Laryngeal Mask Airway

The laryngeal mask airway (LMA) (Intavent, Ltd.) (Fig 14-6) was developed by Brain in 1983 as another artificial airway that can be placed blindly yet can provide a positive-pressure airway. The LMA consists of a tubular oropharyngeal airway similar to the ETT, but it is shorter and has a distal silicone laryngeal mask (balloon-type bulb) that inflates and provides a seal around the larynx. The LMA, when placed, is similar to other esophageal airways in that it can be inserted without manipulation of the patient's head. Because of its large diameter and short length, intubation of the bronchi or esophagus is circumvented. The hypopharynx, which is adapted to the passage of food, is less sensitive to a foreign body than the larynx and vocal cords, which have sensitive, protective reflexes. Many published cases show the LMA to be an effective alternative when the ETT fails because of nonvisualization of the cords secondary to ETT difficulty, airway masses, or cervical pathology.4 Studies of LMA use by nonphysician emergency personnel in fasting patients found it easier to place than the ETT. The LMA never failed, versus 21 percent of failures for the ETT, required only half as many attempts and one-fifth the time to perform, and was rated equal to the ETT as an airway by anesthesiologists.5 Some of the complications included partial or complete respiratory obstruction (3 percent). In general, failure to protect against aspiration of gastric contents was noted. The LMA was also inadequate in severe chronic obstructive pulmonary disease (COPD) because of the high pressure requirement. 6 Applying cricoid pressure in the acute setting almost always impedes insertion of the LMA and therefore reduces the chance of successful ventilation of the patient. 7 Therefore the LMA seems an effective alternative to the ETT when endotracheal intubation fails or when cervical pathology exists.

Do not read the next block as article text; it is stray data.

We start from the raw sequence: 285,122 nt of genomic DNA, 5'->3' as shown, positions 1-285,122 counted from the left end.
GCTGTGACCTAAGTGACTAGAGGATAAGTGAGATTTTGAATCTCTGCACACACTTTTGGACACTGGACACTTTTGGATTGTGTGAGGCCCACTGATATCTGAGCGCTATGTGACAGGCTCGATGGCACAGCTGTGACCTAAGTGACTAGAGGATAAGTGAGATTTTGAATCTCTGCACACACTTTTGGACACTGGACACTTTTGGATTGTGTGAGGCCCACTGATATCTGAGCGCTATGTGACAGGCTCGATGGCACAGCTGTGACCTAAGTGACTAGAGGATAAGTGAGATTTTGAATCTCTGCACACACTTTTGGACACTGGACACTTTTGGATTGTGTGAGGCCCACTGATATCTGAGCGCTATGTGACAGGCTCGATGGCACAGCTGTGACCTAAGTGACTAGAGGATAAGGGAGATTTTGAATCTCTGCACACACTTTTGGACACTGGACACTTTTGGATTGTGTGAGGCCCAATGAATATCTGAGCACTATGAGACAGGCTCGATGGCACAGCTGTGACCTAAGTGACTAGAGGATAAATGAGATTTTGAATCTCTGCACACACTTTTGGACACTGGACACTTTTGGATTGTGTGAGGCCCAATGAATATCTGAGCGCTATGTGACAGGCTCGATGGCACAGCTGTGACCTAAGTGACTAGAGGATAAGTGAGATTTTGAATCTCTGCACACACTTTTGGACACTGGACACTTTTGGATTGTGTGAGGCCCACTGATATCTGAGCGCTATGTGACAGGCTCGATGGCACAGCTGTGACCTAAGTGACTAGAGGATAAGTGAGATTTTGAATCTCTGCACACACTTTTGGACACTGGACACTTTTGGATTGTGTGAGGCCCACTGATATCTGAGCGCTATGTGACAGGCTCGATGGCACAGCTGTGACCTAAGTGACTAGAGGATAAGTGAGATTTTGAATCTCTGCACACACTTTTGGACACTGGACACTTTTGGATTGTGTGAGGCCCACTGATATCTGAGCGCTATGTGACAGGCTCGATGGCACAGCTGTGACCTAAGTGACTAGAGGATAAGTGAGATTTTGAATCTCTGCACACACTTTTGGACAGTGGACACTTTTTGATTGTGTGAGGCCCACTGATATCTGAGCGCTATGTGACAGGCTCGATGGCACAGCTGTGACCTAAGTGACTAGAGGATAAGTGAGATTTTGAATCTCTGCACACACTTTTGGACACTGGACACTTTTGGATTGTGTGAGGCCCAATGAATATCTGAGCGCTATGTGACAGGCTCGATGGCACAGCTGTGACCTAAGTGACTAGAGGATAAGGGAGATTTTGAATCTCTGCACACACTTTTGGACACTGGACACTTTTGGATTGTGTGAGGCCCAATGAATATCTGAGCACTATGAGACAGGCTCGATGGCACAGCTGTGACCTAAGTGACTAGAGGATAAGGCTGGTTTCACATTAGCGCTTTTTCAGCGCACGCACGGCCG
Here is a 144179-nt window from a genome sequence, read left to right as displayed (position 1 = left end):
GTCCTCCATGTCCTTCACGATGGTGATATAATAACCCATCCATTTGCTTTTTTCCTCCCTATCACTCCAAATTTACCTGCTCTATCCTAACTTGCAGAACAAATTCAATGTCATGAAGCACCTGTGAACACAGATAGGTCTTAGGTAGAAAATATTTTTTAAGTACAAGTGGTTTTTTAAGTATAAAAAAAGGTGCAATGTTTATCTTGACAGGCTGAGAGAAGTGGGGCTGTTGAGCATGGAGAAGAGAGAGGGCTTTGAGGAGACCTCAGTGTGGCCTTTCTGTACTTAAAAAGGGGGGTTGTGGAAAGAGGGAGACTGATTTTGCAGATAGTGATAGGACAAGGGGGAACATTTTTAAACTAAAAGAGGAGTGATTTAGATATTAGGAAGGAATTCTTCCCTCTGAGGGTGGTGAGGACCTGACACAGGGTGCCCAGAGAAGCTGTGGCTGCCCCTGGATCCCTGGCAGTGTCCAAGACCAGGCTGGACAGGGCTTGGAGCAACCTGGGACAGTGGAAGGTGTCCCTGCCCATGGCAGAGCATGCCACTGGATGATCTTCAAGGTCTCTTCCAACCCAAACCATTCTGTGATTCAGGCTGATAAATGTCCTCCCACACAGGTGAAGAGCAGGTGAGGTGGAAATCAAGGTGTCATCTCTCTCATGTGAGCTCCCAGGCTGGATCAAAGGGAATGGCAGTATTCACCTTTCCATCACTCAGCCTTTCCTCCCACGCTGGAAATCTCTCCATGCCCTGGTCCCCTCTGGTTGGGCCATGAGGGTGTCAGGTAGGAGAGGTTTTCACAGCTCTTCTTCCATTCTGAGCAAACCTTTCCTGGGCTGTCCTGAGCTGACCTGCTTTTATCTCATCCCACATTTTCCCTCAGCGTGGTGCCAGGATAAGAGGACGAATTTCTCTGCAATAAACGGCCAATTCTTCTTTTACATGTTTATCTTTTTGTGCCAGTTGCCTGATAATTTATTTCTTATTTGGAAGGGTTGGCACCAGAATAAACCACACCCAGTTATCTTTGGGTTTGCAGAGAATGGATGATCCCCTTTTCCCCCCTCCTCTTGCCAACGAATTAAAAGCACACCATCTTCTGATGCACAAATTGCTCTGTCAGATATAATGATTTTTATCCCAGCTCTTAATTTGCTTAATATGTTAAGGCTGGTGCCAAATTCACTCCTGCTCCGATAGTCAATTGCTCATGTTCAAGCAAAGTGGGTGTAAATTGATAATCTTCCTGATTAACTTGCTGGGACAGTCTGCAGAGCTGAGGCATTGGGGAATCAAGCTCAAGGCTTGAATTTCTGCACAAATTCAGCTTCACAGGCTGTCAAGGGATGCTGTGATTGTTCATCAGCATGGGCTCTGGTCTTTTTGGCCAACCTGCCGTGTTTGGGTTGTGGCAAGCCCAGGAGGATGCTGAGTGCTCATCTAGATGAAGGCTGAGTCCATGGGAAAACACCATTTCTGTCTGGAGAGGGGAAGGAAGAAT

FIG. 14-6. A. Laryngeal mask airway (LMA). B. LMA diagram showing placement at the larynx. (Used with permission.)

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